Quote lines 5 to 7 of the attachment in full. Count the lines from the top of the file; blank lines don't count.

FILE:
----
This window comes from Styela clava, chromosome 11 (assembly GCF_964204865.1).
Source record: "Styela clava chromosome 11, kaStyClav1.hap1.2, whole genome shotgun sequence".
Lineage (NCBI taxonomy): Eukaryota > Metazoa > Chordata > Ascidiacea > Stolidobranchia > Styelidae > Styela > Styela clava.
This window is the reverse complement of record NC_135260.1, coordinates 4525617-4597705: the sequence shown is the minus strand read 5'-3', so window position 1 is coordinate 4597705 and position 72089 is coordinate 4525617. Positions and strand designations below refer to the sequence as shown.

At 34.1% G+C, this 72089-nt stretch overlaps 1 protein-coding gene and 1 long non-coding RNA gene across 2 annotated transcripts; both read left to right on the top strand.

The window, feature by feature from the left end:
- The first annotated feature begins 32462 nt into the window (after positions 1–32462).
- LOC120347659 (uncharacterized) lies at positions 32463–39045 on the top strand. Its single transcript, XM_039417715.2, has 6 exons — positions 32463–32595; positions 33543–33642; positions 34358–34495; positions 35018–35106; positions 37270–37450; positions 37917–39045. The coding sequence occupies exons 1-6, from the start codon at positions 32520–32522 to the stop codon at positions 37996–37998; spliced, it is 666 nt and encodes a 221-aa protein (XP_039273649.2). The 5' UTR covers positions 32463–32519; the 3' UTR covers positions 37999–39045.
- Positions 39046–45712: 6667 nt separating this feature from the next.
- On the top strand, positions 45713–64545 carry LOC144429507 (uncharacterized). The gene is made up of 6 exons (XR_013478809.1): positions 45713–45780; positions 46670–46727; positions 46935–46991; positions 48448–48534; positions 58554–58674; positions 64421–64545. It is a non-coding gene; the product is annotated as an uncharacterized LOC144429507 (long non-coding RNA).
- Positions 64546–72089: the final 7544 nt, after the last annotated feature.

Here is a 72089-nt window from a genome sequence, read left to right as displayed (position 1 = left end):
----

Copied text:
At 34.1% G+C, this 72089-nt stretch overlaps 1 protein-coding gene and 1 long non-coding RNA gene across 2 annotated transcripts; both read left to right on the top strand.

The window, feature by feature from the left end:
- The first annotated feature begins 32462 nt into the window (after positions 1–32462).